Monday, July 24, 2006

East of Eden

EAST OF EDEN (John Steinbeck) - Three Stars

For an epic novel that has no plot and no specific main character, East of Eden is a pretty good book. It is, however, a maddeningly frustrating novel, as Steinbeck whets your appetite with flashes of brilliance before receding back into chapters full of aimless wanderings.

I had two major problems and a bunch of minor pet peeves with this book. The major problems, of course, I mentioned in my opening sentence...

1) NO PLOT. Really, this book has no real plot. It follows/observes the lives of various interconnected people in turn of the (20th) century Salinas, but there's not a lot of STORY here. This led to some major pacing issues with the story, since Steinbeck would ramble on and on about persons X & Y while persons A & B are more or less forgotten entirely for 50, 75, 100 pages at a time. There's a few amusing anecdotes and set pieces, but for the most part it's just 600-pages of character development. Which might have been more effective if not for...

2) NO MAIN CHARACTER. This book doesn't have one. The arc of the book generally follows the life of Adam Trask, but can you say that at any given point he is the main attention point of the novel? He is the focus around which events revolve, but Steinbeck is always more attentive to the characters around Adam as opposed to Adam himself. The first part of the book is mainly about Cyrus Trask (Adam's dad), Charles Trask (Adam's brother) and Cathy "Kate" Ames; the middle of the book focuses largely on the Hamilton family (Adam's "neighbors" in California; the last sections focus on Lee (Adam's manservant), Kate, and Cal and Aron (Adam's twin sons; moreso on Cal than Aron). This leads to possibly the most adverse effect in the novel: that once a character has finally been developed far enough to make the reader care for him, his time in the story draws to a close and he disappears/dies. Once you finally start caring about Samuel Hamilton, he dies. Once you finally start caring about Kate (and understanding some of what causes her to be who she is), she commits suicide. Once you finally start caring about Cal and Abra and Lee, the book ends.

I think Steinbeck worked better on a smaller canvas. The Grapes of Wrath (nearly 150 pages shorter) was his far better "epic novel," and even short novellas like Cannery Row and Of Mice and Men were able to draw the reader in and tell their stories without as much distraction. Steinbeck obviously had grand plans for East of Eden, but he tries to shove so much content into the novel that very little of it gets the attention it deserves. I think he also hamstrung himself a little in his attempts to shoehorn the story into the form of a (fairly obvious) biblical allegory instead of just letting the story and characters go where they may.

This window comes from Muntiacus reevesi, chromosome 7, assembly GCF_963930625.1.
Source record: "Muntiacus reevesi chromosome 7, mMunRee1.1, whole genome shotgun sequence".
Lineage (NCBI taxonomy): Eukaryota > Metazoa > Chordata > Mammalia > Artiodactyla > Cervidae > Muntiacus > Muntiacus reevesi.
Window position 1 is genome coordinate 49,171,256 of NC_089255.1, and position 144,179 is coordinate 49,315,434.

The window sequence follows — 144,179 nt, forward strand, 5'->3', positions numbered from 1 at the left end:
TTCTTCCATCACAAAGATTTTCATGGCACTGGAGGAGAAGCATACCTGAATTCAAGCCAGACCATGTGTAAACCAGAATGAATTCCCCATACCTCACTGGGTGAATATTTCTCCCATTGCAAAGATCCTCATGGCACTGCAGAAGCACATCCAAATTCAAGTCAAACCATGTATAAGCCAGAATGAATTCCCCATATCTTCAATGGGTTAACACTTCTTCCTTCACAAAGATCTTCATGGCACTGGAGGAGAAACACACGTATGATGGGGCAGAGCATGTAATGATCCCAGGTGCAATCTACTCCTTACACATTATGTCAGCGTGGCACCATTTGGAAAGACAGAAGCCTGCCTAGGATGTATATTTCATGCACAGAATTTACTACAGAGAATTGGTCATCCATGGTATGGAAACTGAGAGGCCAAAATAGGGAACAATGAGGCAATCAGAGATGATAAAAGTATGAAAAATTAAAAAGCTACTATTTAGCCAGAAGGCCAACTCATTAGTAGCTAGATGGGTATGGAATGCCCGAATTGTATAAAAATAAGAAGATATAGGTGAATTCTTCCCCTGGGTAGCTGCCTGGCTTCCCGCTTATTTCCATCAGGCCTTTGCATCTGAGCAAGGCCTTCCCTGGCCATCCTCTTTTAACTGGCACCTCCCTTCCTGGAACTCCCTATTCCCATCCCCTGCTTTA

Some of my more minor, but still notable, pet peeves...

1) FORESHADOWING. Steinbeck simply does not do this effectively in East of Eden. He has all the subtlety of a bowling ball dropped on the foot when he foreshadows an event and, to make things even worse, once the event happens the characters usually perform an "event autopsy" which serves no purpose other than to spell things out for the reader. It makes for some mind-numbingly tedious reading the third or fourth time it happens.

2) PANORAMIC DESCRIPTION. Steinbeck's initial description of the Salinas Valley is vivid and vibrant and make the area jump to life. So why does he need to do it four or five more times over the course of the novel? IT'S THE SAME LAND. He's just repeating himself.

3) A WEAK AND FLAT ENDING. Expecting a wind-up to a staggering conclusion, East of Eden just kind of fizzles away and ends with a whimper. Again, Steinbeck failure to focus on one or two main characters throughout the novel led to several "false codas" that sapped momentum away from the conclusion. Indeed, after the relatively unhurried pace of much of the novel, the ending seems more than a little rushed and forced (from Aron unceremonious dumping from the novel, Kate's suicide, Cal and Abra's courtship, Adam's stroke... more events happen in the last 50 pages than in the previous 200+, but they're just kind of glossed over, speed bumps on the road to the finish).

After 1,000 words of criticism, you're probably wondering why I gave East of Eden even three stars. The thing is, Steinbeck was a brilliant writer and still capable of writing passages of heartbreaking genius. East of Eden is peppered with these. That's what makes the inconsistancy, the aimless wandering, the lack of focus so much more frustrating. East of Eden, in a way, is a victim of Steinbeck's success.

East of Eden could have been, SHOULD have been, one of America's all-time greatest novels. It's not. It's just a decent book. And I expected more than that from John Steinbeck.

"The war, at first anyway, was for other people. We, I, my family and friends, had kind of bleacher seats, and it was pretty exciting. And just as war is always for somebody else, so it is also true that someone else always gets killed. And Mother of God! that wasn't true either. The dreadful telegrams began to sneak sorrowfully in, and it was everybody's brother. Here we were, over six thousand miles from the anger and the noise, and that didn't save us. It wasn't much fun then."


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